Throughout its history until the day Steve left, Apple had been a company organized around product groups—highly independent economic profit centers that operated almost like stand-alone companies.
With Steve gone, John Sculley didn’t waste any time reorganizing Apple according to the way that The Navy companies are always organized. His mantra was captured by an old business adage, “Expect what you inspect.” His approach was about control.
In almost any other company in the world, John’s approach might have been a rousing success. But Steve knew that at Apple, only a culture organized around product groups would be successful. Once Apple was reorganized to become a traditional function-oriented organization, John and the two CEOs who followed him presided over a company that had run off its tracks. The magic was gone.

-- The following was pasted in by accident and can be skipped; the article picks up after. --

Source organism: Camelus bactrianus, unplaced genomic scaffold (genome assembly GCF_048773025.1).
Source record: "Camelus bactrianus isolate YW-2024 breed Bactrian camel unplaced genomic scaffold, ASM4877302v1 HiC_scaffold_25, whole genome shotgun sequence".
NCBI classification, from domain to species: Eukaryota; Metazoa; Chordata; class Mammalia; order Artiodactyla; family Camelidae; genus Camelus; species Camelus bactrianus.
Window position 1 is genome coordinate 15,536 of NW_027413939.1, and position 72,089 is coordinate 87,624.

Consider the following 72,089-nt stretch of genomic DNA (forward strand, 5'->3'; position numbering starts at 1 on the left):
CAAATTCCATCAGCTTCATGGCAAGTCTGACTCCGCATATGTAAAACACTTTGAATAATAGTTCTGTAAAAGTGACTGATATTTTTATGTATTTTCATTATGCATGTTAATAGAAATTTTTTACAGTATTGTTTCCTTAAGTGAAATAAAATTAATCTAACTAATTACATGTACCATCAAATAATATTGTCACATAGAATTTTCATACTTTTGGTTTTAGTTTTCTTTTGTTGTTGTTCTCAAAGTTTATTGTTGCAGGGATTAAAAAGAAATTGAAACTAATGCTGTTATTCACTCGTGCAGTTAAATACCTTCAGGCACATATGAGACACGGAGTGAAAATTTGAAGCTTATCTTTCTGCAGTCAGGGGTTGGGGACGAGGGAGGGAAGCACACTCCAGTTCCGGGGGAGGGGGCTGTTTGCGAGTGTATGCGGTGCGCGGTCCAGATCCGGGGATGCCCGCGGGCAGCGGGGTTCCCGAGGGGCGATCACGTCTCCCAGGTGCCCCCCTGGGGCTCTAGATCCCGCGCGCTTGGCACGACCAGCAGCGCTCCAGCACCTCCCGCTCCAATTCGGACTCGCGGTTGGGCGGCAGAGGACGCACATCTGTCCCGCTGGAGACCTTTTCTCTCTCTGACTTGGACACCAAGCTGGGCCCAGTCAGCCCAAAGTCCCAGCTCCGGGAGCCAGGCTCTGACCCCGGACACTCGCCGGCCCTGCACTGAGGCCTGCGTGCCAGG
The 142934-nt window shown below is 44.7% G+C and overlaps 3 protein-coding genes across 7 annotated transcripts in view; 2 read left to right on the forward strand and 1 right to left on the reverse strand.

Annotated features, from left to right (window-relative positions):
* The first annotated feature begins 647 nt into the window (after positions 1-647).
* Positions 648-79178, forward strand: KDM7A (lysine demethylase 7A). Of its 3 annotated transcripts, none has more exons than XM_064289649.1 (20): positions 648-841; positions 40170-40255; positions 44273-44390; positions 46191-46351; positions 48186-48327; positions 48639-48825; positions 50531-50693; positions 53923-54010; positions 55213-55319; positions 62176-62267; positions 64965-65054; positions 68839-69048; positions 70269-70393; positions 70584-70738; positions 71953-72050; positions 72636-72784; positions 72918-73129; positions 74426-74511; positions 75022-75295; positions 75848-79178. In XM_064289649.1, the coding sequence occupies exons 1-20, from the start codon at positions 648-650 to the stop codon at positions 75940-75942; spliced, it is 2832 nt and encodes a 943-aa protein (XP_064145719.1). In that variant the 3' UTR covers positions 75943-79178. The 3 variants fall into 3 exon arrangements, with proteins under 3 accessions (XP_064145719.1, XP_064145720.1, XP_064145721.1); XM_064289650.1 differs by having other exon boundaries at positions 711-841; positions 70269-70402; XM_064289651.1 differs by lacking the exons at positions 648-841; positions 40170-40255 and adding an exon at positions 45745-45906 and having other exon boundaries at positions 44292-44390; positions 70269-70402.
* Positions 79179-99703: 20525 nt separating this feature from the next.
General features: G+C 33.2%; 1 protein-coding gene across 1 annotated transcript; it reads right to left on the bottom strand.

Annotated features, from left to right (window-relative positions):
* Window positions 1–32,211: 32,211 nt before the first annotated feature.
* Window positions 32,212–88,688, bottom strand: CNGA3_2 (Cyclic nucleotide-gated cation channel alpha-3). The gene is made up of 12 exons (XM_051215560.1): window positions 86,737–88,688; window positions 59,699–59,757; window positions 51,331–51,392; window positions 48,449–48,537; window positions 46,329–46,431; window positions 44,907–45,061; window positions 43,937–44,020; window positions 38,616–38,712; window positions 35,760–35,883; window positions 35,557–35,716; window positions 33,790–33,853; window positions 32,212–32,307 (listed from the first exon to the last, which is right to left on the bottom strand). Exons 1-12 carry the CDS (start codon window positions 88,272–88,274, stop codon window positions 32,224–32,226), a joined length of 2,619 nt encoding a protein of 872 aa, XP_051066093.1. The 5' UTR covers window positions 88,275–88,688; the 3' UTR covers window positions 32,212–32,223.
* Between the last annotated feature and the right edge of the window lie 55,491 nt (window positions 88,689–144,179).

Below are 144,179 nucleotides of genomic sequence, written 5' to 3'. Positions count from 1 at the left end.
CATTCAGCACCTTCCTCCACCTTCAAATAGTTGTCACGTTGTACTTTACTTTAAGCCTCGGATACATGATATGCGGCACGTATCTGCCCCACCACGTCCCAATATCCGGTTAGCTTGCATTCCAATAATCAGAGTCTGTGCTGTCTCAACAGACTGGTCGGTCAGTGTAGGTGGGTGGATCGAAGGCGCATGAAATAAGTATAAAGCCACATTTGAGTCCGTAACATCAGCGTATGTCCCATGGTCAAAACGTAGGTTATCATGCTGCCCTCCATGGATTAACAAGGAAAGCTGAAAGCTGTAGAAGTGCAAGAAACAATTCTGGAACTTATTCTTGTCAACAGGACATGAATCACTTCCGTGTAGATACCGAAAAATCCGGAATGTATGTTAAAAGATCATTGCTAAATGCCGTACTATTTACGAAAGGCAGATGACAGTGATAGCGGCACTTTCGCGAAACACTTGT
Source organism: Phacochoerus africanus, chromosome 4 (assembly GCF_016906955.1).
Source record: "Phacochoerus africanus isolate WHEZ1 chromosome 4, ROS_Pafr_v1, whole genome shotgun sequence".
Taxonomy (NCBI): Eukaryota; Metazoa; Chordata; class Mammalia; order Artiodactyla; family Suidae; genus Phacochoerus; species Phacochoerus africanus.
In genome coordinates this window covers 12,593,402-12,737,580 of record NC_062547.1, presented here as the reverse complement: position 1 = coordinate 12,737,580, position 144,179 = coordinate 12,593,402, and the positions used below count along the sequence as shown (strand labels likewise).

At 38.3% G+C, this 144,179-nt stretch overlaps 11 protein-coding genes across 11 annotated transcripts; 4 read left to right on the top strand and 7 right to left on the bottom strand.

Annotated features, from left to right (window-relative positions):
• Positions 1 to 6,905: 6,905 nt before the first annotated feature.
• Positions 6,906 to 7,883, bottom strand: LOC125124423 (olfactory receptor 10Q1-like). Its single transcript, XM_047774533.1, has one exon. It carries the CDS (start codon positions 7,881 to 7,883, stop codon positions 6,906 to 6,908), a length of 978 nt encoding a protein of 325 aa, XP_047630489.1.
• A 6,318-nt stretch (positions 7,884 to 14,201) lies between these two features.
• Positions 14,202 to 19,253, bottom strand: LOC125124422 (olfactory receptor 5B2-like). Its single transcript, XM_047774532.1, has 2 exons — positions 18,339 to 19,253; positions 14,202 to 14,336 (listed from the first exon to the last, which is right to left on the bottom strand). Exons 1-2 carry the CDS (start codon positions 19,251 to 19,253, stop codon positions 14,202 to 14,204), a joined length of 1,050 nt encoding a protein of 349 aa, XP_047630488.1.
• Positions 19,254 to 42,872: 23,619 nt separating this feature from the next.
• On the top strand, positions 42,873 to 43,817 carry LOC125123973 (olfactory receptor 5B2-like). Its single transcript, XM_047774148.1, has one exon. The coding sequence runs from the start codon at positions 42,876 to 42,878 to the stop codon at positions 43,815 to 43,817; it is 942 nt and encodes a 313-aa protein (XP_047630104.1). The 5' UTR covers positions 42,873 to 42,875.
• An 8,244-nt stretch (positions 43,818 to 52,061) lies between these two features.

Months after Steve had left the company, Apple had to lay off over 1,300 employees, shut down four manufacturing facilities, and reorganize to focus on improving and marketing the Macintosh. If Steve’s vision for the company had been listened to, all of that hardship, all of those setbacks, could have been avoided.
Another of the CEOs went a big step further in organizing the company by functions, with only a few high-level executives reporting directly to the CEO. As a result, there was even less connection between the leaders and the product. The people who should have been giving product guidance were just administering a plan. The company ...